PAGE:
Although Frederick Banting died 75 years ago, his life left an impact which is felt by millions of people all over the world today. While many have been touched by Banting’s work in the discovery of insulin, aviation medicine, and other pursuits, for many the effect is personal. Throughout his life, Banting had many family members, friends, and acquaintances. Often, these people or their descendants come to the museum for a tour, and we at the museum get to see a different side to his story.
Just this week, we have had several visitors come in with personal connections to Frederick Banting. One woman’s father-in-law was a good friend and colleague of Banting’s at the University of Toronto. We also had visitors who were related to Banting through his cousin.
While history lives on through objects like the artifacts held here at Banting House, is also lives on powerfully through oral and personal histories – the storytelling of people who have personal knowledge of past events. Many people who can tell us about Banting from personal experience worked or lived with him. It is from them that we have received many of our artifacts at Banting House.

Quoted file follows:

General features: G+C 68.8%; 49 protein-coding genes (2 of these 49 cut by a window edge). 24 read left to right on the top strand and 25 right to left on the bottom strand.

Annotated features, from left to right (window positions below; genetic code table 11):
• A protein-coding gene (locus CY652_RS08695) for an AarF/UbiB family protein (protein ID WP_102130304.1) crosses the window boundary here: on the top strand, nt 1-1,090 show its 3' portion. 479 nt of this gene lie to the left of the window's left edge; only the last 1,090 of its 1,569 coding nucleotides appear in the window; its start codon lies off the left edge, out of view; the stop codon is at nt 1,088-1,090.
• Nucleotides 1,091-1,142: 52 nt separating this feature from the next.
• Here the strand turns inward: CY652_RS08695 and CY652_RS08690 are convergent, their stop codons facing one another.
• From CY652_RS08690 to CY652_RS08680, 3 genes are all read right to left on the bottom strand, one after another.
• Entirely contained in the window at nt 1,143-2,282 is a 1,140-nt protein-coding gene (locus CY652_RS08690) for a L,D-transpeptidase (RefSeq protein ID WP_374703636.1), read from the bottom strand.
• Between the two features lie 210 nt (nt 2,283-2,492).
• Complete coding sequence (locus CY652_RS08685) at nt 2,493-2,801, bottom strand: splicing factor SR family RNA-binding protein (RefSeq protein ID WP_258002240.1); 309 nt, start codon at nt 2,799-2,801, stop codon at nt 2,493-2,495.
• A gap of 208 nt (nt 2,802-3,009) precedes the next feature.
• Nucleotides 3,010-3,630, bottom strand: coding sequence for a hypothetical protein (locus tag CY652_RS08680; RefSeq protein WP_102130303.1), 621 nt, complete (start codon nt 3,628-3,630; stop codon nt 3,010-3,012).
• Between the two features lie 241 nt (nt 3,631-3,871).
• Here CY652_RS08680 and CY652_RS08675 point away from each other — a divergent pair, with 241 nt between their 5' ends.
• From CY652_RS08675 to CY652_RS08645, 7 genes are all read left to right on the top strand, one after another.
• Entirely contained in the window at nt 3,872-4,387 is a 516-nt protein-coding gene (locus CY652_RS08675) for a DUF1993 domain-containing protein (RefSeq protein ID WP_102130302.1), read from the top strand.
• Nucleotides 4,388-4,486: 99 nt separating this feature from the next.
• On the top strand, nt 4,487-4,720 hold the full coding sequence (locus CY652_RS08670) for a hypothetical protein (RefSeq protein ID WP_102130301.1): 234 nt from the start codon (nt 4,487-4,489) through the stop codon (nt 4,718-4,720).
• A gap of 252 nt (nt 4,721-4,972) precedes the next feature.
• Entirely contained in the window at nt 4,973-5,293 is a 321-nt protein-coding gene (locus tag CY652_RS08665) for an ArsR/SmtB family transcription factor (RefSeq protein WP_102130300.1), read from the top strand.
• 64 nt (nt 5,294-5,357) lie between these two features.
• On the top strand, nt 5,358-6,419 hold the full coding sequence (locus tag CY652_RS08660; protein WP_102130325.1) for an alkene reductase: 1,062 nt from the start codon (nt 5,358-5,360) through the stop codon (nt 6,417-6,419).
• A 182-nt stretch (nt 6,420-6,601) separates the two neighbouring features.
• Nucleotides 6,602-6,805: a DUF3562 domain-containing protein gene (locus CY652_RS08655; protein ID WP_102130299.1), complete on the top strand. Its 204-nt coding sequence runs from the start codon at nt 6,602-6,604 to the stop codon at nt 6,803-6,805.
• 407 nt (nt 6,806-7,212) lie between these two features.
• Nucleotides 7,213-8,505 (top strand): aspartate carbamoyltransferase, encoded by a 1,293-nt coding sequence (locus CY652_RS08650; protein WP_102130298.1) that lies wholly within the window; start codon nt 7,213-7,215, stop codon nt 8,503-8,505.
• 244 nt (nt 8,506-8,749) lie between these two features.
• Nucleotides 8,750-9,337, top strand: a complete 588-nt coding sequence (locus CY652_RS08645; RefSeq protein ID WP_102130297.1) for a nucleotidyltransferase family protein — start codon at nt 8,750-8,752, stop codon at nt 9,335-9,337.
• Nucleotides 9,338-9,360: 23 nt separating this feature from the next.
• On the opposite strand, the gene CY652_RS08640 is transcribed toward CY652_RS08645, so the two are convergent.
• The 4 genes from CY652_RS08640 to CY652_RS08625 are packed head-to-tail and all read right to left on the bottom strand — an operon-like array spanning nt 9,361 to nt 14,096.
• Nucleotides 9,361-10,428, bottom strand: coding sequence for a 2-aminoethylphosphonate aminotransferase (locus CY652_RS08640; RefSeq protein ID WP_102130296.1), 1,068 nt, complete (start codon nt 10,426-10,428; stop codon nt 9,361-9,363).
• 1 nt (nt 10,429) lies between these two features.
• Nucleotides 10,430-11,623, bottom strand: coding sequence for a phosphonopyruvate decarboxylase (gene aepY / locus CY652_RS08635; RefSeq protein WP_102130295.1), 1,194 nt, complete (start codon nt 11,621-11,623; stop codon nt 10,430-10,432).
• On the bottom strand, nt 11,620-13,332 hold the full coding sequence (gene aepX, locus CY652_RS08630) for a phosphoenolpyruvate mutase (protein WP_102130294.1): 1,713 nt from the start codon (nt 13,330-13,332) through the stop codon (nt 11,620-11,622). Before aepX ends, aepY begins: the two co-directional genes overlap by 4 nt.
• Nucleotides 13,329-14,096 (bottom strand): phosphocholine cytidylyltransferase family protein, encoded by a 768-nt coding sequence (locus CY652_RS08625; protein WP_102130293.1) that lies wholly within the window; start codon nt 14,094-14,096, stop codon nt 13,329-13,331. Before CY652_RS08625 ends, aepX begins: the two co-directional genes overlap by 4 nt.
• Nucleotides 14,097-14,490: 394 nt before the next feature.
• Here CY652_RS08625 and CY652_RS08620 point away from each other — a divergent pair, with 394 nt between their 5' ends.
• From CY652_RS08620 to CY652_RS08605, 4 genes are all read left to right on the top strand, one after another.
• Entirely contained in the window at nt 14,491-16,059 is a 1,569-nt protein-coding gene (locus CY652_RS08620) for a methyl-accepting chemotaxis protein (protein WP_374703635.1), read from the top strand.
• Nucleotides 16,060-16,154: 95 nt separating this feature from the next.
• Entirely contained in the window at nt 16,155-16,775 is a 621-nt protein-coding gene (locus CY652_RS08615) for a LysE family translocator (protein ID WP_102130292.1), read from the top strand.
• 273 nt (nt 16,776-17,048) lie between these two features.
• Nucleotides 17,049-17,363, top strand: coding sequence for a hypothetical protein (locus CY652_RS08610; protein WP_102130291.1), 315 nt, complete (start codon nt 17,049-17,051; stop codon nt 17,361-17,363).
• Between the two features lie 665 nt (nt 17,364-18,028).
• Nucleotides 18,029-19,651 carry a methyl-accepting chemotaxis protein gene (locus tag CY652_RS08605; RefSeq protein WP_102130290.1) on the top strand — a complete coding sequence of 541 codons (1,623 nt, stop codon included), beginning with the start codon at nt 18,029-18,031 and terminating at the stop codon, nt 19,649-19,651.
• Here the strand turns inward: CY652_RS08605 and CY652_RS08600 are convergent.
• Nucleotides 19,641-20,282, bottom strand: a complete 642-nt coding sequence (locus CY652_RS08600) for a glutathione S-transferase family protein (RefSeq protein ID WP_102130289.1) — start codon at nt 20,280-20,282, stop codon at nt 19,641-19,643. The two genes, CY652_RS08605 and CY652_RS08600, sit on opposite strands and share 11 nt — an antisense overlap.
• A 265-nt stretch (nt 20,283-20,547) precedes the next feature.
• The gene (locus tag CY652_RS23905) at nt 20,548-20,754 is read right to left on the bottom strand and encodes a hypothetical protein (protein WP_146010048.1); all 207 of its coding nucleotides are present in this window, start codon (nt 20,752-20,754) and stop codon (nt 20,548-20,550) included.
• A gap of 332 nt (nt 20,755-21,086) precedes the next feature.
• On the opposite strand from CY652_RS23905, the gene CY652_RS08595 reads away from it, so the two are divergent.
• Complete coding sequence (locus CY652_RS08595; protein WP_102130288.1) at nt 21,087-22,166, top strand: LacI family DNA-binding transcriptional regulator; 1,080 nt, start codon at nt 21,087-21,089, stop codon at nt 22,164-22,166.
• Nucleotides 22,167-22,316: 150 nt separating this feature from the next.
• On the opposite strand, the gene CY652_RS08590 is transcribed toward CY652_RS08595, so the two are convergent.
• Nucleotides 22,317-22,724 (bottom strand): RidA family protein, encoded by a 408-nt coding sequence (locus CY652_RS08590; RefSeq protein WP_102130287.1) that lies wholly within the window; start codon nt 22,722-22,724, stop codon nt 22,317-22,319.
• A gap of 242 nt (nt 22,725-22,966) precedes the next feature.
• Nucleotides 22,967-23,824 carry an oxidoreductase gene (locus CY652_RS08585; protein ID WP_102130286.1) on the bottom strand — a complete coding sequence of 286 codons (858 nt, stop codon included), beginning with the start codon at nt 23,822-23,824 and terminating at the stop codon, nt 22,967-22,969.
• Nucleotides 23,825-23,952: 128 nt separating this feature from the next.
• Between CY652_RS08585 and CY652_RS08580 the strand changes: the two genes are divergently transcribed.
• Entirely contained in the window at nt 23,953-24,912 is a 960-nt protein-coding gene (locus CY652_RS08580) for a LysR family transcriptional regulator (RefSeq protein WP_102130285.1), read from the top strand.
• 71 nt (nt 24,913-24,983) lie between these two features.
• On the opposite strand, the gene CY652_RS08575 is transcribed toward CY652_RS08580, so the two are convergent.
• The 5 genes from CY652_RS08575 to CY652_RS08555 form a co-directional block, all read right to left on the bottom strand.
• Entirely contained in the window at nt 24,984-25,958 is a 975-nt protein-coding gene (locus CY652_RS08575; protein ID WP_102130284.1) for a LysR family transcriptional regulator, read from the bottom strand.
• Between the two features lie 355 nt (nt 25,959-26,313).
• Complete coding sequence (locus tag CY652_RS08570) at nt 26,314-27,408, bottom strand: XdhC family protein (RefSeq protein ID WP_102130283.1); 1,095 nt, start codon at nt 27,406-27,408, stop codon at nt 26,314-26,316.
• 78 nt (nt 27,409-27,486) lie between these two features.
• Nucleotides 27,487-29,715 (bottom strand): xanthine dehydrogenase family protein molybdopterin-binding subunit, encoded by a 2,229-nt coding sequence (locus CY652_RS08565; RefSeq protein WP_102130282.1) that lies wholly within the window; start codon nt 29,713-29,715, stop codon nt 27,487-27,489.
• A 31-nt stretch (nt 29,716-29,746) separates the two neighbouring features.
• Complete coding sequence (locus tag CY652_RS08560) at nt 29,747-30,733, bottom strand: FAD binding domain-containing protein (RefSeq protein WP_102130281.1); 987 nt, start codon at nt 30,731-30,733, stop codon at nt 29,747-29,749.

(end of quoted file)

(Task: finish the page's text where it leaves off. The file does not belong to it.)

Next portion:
These people can tell us about aspects of Banting’s life, personality and thoughts that we might never know otherwise. He was a very private person; many things he would have revealed to his friends he kept private from the media. The purpose of oral history, in many cases, is to get at ‘the story underneath the story’- for example, one of our visitors this week said Banting had told her father-in-law about the Nobel Prize controversy and what really happened, which was very different from the ‘official’ story.
Speaking to those who have personal connections to Banting can make history come to life and become more exciting. However, there are also some problems with personal histories – because it is one person’s experience, the story they tell will always be subjective.
Oral histories have been recognized as extremely important in the discovery of insulin. The leading historian on the subject, Michael Bliss of the University of Toronto, acknowledged in his book The Discovery of Insulin that for many years, personal accounts of the discovery of insulin were more accurate than official accounts. His research focused on recollections of team members, friends, and colleagues of Banting, Best, Macleod, and Collip.
As time goes on, recollections of Banting from those who personally knew him may be less common, but stories from their families and descendants will continue to be told, and we at Banting House will be here to hear them!
This post was written by Kylie Smith. Kylie recently graduated with a B.A. in history and anthropology from The University of Western Ontario, and will be attending teachers college in the fall.
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